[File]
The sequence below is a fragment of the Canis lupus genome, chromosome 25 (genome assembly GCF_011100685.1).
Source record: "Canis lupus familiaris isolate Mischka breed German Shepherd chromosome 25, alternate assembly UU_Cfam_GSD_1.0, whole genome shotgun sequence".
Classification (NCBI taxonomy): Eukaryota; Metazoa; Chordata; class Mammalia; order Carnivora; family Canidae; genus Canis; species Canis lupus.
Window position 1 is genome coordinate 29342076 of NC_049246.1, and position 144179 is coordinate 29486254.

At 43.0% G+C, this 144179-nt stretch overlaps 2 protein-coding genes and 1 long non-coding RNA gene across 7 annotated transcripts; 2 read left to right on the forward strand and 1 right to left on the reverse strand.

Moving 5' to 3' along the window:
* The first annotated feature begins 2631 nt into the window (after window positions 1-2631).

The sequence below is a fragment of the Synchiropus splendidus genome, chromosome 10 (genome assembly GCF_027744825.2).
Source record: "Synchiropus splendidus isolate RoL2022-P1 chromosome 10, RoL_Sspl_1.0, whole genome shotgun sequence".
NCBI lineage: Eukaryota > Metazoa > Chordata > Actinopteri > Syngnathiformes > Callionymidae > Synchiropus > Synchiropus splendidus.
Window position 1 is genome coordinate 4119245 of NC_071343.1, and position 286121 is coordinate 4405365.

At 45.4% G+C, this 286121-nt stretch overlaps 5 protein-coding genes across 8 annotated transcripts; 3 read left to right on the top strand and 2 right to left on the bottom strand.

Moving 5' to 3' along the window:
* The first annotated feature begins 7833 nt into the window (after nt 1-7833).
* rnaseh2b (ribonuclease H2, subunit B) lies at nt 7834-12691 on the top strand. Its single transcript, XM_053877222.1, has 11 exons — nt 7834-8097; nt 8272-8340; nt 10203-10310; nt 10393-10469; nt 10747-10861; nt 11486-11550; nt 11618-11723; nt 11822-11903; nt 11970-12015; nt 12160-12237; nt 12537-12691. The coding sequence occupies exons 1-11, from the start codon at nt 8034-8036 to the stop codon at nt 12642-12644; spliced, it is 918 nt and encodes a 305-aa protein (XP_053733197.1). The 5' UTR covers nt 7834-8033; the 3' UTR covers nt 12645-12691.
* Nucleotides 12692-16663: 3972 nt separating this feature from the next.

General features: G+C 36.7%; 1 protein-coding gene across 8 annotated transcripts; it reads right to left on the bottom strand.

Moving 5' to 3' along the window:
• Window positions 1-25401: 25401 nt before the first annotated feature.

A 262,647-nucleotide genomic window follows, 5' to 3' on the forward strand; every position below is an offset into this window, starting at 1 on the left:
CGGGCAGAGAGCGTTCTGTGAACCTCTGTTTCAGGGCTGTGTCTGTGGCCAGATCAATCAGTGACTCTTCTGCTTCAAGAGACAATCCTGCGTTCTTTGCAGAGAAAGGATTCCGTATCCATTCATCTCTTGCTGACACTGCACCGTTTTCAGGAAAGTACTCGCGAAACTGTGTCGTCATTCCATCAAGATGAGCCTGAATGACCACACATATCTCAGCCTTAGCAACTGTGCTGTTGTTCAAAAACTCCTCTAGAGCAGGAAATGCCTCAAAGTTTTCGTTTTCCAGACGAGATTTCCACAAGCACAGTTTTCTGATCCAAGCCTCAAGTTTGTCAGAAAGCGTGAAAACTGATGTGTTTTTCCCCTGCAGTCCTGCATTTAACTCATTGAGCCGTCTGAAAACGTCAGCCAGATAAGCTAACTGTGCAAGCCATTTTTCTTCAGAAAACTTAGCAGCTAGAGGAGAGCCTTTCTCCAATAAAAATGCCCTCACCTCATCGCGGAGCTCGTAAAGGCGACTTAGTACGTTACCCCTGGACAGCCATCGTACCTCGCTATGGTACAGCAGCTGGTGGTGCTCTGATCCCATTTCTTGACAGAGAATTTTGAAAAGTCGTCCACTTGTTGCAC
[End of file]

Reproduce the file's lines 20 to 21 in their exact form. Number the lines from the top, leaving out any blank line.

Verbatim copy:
A 262,647-nucleotide genomic window follows, 5' to 3' on the forward strand; every position below is an offset into this window, starting at 1 on the left:
CGGGCAGAGAGCGTTCTGTGAACCTCTGTTTCAGGGCTGTGTCTGTGGCCAGATCAATCAGTGACTCTTCTGCTTCAAGAGACAATCCTGCGTTCTTTGCAGAGAAAGGATTCCGTATCCATTCATCTCTTGCTGACACTGCACCGTTTTCAGGAAAGTACTCGCGAAACTGTGTCGTCATTCCATCAAGATGAGCCTGAATGACCACACATATCTCAGCCTTAGCAACTGTGCTGTTGTTCAAAAACTCCTCTAGAGCAGGAAATGCCTCAAAGTTTTCGTTTTCCAGACGAGATTTCCACAAGCACAGTTTTCTGATCCAAGCCTCAAGTTTGTCAGAAAGCGTGAAAACTGATGTGTTTTTCCCCTGCAGTCCTGCATTTAACTCATTGAGCCGTCTGAAAACGTCAGCCAGATAAGCTAACTGTGCAAGCCATTTTTCTTCAGAAAACTTAGCAGCTAGAGGAGAGCCTTTCTCCAATAAAAATGCCCTCACCTCATCGCGGAGCTCGTAAAGGCGACTTAGTACGTTACCCCTGGACAGCCATCGTACCTCGCTATGGTACAGCAGCTGGTGGTGCTCTGATCCCATTTCTTGACAGAGAATTTTGAAAAGTCGTCCACTTGTTGCAC